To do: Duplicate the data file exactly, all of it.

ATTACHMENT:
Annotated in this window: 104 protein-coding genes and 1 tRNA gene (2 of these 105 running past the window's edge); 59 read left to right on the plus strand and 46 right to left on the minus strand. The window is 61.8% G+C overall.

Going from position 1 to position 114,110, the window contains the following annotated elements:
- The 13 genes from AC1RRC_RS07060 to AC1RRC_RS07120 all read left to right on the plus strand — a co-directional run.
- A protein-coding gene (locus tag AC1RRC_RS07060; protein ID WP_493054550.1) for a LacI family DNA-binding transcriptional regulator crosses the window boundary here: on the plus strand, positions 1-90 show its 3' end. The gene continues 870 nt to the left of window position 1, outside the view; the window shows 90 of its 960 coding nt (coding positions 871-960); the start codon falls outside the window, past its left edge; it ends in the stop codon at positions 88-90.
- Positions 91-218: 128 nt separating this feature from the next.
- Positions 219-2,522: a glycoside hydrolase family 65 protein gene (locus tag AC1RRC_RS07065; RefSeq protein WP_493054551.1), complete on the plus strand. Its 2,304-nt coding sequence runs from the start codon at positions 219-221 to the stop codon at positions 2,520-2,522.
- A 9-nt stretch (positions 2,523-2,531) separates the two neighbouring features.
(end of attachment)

Annotated in this window: 104 protein-coding genes and 1 tRNA gene (2 of these 105 running past the window's edge); 59 read left to right on the plus strand and 46 right to left on the minus strand. The window is 61.8% G+C overall.

Going from position 1 to position 114,110, the window contains the following annotated elements:
- The 13 genes from AC1RRC_RS07060 to AC1RRC_RS07120 all read left to right on the plus strand — a co-directional run.
- A protein-coding gene (locus tag AC1RRC_RS07060; protein ID WP_493054550.1) for a LacI family DNA-binding transcriptional regulator crosses the window boundary here: on the plus strand, positions 1-90 show its 3' end. The gene continues 870 nt to the left of window position 1, outside the view; the window shows 90 of its 960 coding nt (coding positions 871-960); the start codon falls outside the window, past its left edge; it ends in the stop codon at positions 88-90.
- Positions 91-218: 128 nt separating this feature from the next.
- Positions 219-2,522: a glycoside hydrolase family 65 protein gene (locus tag AC1RRC_RS07065; RefSeq protein WP_493054551.1), complete on the plus strand. Its 2,304-nt coding sequence runs from the start codon at positions 219-221 to the stop codon at positions 2,520-2,522.
- A 9-nt stretch (positions 2,523-2,531) separates the two neighbouring features.